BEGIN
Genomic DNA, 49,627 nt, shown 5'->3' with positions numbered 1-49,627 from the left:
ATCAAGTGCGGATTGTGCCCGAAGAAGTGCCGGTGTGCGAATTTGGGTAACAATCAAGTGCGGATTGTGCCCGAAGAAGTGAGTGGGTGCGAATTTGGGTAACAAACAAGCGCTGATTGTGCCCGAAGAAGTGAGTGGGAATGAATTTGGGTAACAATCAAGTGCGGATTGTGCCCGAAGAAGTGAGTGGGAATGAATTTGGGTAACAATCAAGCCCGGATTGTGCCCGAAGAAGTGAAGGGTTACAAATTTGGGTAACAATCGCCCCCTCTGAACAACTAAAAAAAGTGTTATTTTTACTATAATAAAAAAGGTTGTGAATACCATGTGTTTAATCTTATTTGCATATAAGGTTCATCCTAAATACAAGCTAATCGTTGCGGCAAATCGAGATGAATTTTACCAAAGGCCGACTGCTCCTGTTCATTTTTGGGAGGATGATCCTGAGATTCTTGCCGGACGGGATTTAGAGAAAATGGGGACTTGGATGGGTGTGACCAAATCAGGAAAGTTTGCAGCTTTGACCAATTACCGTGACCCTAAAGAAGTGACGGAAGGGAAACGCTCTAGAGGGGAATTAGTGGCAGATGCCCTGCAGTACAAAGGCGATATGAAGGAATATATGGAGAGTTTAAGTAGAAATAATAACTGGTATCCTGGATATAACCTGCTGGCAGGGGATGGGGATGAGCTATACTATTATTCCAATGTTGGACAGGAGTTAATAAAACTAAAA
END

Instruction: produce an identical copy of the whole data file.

Genomic DNA, 49,627 nt, shown 5'->3' with positions numbered 1-49,627 from the left:
ATCAAGTGCGGATTGTGCCCGAAGAAGTGCCGGTGTGCGAATTTGGGTAACAATCAAGTGCGGATTGTGCCCGAAGAAGTGAGTGGGTGCGAATTTGGGTAACAAACAAGCGCTGATTGTGCCCGAAGAAGTGAGTGGGAATGAATTTGGGTAACAATCAAGTGCGGATTGTGCCCGAAGAAGTGAGTGGGAATGAATTTGGGTAACAATCAAGCCCGGATTGTGCCCGAAGAAGTGAAGGGTTACAAATTTGGGTAACAATCGCCCCCTCTGAACAACTAAAAAAAGTGTTATTTTTACTATAATAAAAAAGGTTGTGAATACCATGTGTTTAATCTTATTTGCATATAAGGTTCATCCTAAATACAAGCTAATCGTTGCGGCAAATCGAGATGAATTTTACCAAAGGCCGACTGCTCCTGTTCATTTTTGGGAGGATGATCCTGAGATTCTTGCCGGACGGGATTTAGAGAAAATGGGGACTTGGATGGGTGTGACCAAATCAGGAAAGTTTGCAGCTTTGACCAATTACCGTGACCCTAAAGAAGTGACGGAAGGGAAACGCTCTAGAGGGGAATTAGTGGCAGATGCCCTGCAGTACAAAGGCGATATGAAGGAATATATGGAGAGTTTAAGTAGAAATAATAACTGGTATCCTGGATATAACCTGCTGGCAGGGGATGGGGATGAGCTATACTATTATTCCAATGTTGGACAGGAGTTAATAAAACTAAAA